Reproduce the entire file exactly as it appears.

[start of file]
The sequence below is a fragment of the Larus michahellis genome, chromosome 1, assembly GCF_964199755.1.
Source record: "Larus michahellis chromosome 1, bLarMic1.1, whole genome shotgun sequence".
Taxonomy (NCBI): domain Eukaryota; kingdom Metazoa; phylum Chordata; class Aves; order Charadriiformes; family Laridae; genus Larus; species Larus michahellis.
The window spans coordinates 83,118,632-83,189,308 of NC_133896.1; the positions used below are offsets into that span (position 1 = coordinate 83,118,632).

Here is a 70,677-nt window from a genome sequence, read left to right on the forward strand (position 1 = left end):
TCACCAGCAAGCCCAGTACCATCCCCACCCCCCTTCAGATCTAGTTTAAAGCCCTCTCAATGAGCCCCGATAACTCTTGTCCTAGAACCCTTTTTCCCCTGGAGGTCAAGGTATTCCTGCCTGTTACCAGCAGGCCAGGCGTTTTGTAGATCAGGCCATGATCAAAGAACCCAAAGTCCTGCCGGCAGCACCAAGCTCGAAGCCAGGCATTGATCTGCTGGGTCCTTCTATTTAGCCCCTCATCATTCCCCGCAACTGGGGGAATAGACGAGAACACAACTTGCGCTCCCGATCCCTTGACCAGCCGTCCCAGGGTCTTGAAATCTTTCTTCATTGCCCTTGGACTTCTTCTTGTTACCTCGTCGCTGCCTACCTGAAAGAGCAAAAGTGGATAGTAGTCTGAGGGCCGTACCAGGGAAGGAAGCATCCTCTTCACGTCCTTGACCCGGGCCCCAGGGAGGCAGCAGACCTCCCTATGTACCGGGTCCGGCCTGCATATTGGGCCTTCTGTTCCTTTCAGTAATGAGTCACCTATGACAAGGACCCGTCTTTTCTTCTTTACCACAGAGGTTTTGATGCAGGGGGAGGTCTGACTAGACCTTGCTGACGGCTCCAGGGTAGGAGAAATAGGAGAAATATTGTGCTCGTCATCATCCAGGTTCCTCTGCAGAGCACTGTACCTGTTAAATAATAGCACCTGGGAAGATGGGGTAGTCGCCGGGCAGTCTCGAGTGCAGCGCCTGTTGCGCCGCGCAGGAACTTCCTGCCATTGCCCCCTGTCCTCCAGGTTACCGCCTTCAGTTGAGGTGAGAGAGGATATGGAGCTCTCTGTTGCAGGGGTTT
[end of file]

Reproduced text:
The sequence below is a fragment of the Larus michahellis genome, chromosome 1, assembly GCF_964199755.1.
Source record: "Larus michahellis chromosome 1, bLarMic1.1, whole genome shotgun sequence".
Taxonomy (NCBI): domain Eukaryota; kingdom Metazoa; phylum Chordata; class Aves; order Charadriiformes; family Laridae; genus Larus; species Larus michahellis.
The window spans coordinates 83,118,632-83,189,308 of NC_133896.1; the positions used below are offsets into that span (position 1 = coordinate 83,118,632).

Here is a 70,677-nt window from a genome sequence, read left to right on the forward strand (position 1 = left end):
TCACCAGCAAGCCCAGTACCATCCCCACCCCCCTTCAGATCTAGTTTAAAGCCCTCTCAATGAGCCCCGATAACTCTTGTCCTAGAACCCTTTTTCCCCTGGAGGTCAAGGTATTCCTGCCTGTTACCAGCAGGCCAGGCGTTTTGTAGATCAGGCCATGATCAAAGAACCCAAAGTCCTGCCGGCAGCACCAAGCTCGAAGCCAGGCATTGATCTGCTGGGTCCTTCTATTTAGCCCCTCATCATTCCCCGCAACTGGGGGAATAGACGAGAACACAACTTGCGCTCCCGATCCCTTGACCAGCCGTCCCAGGGTCTTGAAATCTTTCTTCATTGCCCTTGGACTTCTTCTTGTTACCTCGTCGCTGCCTACCTGAAAGAGCAAAAGTGGATAGTAGTCTGAGGGCCGTACCAGGGAAGGAAGCATCCTCTTCACGTCCTTGACCCGGGCCCCAGGGAGGCAGCAGACCTCCCTATGTACCGGGTCCGGCCTGCATATTGGGCCTTCTGTTCCTTTCAGTAATGAGTCACCTATGACAAGGACCCGTCTTTTCTTCTTTACCACAGAGGTTTTGATGCAGGGGGAGGTCTGACTAGACCTTGCTGACGGCTCCAGGGTAGGAGAAATAGGAGAAATATTGTGCTCGTCATCATCCAGGTTCCTCTGCAGAGCACTGTACCTGTTAAATAATAGCACCTGGGAAGATGGGGTAGTCGCCGGGCAGTCTCGAGTGCAGCGCCTGTTGCGCCGCGCAGGAACTTCCTGCCATTGCCCCCTGTCCTCCAGGTTACCGCCTTCAGTTGAGGTGAGAGAGGATATGGAGCTCTCTGTTGCAGGGGTTT